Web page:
Approximately 700 babies are born each year at Jefferson Regional in Pine Bluff. Thanks to a relationship with the West Pine Bluff Rotary Club, those children now leave the hospital with an educational advantage – a free membership to the Dolly Parton Imagination Library.
“About three years ago our club heard a presentation about the program,” says Lelan Stice, immediate past president of West Pine Bluff Rotary. “Linda Bateman of Youth Services manages the Imagination Library for Jefferson County, and she explained that reading to children between birth and age three was the most impactful time to build their love for books and learning. If you can establish that by the age of five, children tend to do significantly better throughout their entire educational experience. That made me start wondering: how could we utilize that program to make an impact in South Arkansas?”
The Imagination Library was launched in 1995 by singer Dolly Parton, in part as a tribute to her father, who never learned to read. Initially, the program only benefited the children of her home county in east Tennessee. Each child received a high quality, age-appropriate book each month at no cost until the age of five, when they started kindergarten, regardless of the family’s income. Expansion came quickly, first across the country, and then across the globe. The first book order in 1995 was just over 1,700. Today, more than one million books are sent each month to children around the world, inspiring them to read and foster a love for learning. The Imagination Library has even partnered with the American Printing House for the Blind to make many of the books available in braille and audio formats.
Stice was fairly new to Rotary when he first learned about the program, but he understood the importance of introducing children to books at an early age. “My wife was relentless in reading to our children early. They all could read before they ever went to school, and our youngest could read before he could talk. He spent a lot of time just searching on the iPad or laptop, and you can’t do that if you can’t read well.”
When Stice became president-elect of West Pine Bluff, he decided to present his idea as a Rotary project. “If you can get both clubs together, you have a better chance of getting a grant,” he says, “and literacy is one of the key focuses for Rotary, so I felt pretty good about the possibilities.” Both clubs agreed, and the group received a $5,000 Rotary grant, the largest grant the district awarded last year. Then they began contacting other potential donors. “We got a contribution from the Trinity Foundation,” Stice says, “and a few local businesses.” Recent donations have come from Fifty for the Future and the Simmons First Foundation, which awarded West Pine Bluff Rotary it’s $1,000 mini grant. That opens the door for the organization to apply next for the Foundation’s $25,000 grant. The local Rotary clubs also helped out by donating an additional $1,500 from a project that had ended. “For years, Rotary went to local schools and handed out dictionaries to third graders,” Stice says. “Visitors aren’t so easily allowed in the schools anymore, and every child has a smartphone, so a dictionary is really obsolete. The clubs were generous and offered that money to the Imagination Library project.”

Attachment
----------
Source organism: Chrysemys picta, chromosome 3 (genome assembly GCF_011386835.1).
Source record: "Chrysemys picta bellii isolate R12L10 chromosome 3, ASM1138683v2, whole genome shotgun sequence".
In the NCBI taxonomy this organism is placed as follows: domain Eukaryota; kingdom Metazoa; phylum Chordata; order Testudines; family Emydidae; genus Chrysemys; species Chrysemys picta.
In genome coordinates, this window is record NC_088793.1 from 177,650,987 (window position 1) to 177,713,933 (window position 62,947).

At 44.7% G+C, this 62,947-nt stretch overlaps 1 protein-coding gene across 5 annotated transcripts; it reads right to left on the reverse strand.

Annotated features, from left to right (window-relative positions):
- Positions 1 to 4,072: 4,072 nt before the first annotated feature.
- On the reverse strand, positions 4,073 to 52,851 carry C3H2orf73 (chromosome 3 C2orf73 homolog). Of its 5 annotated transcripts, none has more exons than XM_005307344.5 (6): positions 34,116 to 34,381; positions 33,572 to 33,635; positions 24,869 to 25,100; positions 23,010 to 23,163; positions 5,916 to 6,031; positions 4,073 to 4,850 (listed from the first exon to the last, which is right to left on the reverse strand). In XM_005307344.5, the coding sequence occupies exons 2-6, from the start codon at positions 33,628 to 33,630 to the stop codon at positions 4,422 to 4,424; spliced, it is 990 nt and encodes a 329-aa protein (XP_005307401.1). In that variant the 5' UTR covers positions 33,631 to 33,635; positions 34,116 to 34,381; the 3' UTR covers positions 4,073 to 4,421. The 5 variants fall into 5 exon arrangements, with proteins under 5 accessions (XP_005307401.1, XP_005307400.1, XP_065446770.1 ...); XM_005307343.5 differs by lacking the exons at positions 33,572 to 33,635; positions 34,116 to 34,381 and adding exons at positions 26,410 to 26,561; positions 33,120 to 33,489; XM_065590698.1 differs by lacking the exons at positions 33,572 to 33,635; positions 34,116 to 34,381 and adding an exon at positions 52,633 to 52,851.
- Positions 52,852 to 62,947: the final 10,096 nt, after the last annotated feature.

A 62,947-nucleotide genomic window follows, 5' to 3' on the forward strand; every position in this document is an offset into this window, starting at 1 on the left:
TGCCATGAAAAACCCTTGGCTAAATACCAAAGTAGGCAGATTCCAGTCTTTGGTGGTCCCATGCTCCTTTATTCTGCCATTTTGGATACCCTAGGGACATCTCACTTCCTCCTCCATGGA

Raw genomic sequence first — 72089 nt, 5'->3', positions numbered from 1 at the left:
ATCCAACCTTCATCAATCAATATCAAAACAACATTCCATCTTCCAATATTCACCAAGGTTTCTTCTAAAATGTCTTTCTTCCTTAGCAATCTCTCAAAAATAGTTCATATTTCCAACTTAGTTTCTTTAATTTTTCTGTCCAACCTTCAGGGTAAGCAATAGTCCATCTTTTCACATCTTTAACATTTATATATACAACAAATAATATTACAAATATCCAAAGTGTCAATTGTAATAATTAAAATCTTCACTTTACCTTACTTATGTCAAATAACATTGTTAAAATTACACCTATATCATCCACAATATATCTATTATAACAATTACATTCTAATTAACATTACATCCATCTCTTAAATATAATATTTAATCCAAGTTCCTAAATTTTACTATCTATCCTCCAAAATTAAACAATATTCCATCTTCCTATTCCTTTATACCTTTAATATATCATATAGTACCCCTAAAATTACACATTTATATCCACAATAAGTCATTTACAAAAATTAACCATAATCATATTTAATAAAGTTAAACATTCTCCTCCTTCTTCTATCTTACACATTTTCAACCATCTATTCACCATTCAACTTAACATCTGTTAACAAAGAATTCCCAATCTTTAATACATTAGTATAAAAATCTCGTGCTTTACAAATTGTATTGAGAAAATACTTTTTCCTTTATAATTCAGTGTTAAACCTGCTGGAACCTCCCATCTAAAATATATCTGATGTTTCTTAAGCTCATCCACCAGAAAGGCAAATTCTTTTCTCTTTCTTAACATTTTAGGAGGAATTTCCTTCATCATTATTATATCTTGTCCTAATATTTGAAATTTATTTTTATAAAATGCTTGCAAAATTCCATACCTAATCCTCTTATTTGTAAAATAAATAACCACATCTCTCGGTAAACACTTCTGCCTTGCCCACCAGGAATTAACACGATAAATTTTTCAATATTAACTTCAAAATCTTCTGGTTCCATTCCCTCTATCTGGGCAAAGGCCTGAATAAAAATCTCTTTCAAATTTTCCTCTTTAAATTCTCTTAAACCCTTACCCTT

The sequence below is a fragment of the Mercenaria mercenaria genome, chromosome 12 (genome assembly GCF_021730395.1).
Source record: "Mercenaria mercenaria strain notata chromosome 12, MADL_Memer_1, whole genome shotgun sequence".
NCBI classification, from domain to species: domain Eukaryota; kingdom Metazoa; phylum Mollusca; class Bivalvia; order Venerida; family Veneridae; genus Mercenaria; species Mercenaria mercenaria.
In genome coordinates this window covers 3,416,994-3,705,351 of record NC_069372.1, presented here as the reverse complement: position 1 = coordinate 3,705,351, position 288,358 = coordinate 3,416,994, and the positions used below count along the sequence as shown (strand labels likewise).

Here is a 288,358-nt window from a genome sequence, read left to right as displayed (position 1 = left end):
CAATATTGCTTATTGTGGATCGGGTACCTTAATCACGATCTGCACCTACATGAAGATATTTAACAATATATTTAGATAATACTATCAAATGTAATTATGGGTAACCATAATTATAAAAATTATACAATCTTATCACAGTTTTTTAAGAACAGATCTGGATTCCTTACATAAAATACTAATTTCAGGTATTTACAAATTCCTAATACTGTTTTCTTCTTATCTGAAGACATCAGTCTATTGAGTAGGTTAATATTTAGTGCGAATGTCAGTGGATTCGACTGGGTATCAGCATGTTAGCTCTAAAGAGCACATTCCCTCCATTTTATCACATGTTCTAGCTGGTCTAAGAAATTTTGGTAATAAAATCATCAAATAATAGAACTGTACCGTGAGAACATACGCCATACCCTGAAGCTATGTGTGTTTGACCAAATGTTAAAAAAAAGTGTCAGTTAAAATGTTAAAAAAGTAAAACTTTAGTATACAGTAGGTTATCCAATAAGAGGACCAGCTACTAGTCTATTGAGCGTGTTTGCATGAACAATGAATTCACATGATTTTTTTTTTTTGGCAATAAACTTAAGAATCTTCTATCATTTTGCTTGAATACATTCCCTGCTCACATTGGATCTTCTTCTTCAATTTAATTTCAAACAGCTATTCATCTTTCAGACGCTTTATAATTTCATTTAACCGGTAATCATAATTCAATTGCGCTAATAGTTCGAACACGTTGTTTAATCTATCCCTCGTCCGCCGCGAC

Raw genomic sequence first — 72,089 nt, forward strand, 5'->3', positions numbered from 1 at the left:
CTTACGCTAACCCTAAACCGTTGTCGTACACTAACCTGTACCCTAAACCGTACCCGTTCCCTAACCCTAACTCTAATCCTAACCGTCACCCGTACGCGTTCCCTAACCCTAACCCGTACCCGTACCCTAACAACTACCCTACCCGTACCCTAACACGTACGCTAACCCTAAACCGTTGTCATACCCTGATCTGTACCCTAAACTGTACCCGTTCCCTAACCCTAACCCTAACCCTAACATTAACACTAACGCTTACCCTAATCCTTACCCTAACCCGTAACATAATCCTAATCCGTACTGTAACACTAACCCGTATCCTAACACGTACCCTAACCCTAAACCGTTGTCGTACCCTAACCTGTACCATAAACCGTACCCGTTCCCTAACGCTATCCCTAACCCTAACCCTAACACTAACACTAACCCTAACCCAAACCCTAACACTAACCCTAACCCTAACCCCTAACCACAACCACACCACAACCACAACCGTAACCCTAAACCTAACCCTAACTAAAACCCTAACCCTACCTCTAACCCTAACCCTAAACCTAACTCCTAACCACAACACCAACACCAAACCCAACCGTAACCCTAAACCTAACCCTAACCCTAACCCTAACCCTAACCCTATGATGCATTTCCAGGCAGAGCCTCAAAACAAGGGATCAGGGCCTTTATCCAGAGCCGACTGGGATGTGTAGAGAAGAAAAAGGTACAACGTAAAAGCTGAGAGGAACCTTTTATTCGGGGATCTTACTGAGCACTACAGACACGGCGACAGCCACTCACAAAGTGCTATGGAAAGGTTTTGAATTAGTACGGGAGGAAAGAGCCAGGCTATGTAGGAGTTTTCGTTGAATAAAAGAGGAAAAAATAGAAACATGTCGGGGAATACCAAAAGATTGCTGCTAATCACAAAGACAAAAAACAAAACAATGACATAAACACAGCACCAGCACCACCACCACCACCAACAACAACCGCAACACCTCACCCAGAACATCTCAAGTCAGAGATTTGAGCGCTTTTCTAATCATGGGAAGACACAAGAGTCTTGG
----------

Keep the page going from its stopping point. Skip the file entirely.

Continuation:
Registration is easy; newborns are signed up for the program before they ever leave the hospital. “Babies born at Jefferson Regional are enrolled by our nurses and they leave with the very first book – the Little Engine That Could. All the books are based on positive values, and as the children get older, they can actually go into the system and choose their own books. At age five, when they should be heading off to kindergarten, they receive the last book, which is Hello Kindergarten, Here I Come.”
The plan was to start enrolling children early this year, but the arrival of COVID-19 changed everything, so calls are now being made to families so their children can be enrolled over the phone. So far, approximately 150 children have been signed up for Jefferson County. A total of 500 books have been purchased so far.
“The program costs about $25,000 a year – $25 per child, per year,” Stice says, “and some children who are signed up here will automatically transfer to a program in their home county after leaving the hospital, so our club doesn’t literally pay for every child born here. Right now we’re funded through the end of the year, but there’s more money coming, and the possibilities for growth are really strong. As I mentioned, we’ll be applying to the Simmons Foundation for their $25,000 grant, which I think you get for two years if you’re approved, and they were very encouraging after we received the mini-grant.” Stice also says some fundraisers are in the works, including a large event that hasn’t been done in this area before. “The coronavirus has been holding us back, but we’re hoping to unveil that soon.”
Right now, Stice wants to make sure the program is fully financed for the new few years, but his long-term goal is much loftier. “We’d like to raise about a million dollars so we can turn it over to the Rotary Foundation. They will manage the funds and put them where they can grow I’d like to reach a point where we’ve raised enough money so it can be a sustaining program with Rotary International and they can run it forever. It’s going to take a lot more donations and a lot more support from the community, but it can change the future of our youth.”
To find out if children in your county are eligible for the free book program, go to www.imaginationlibrary.com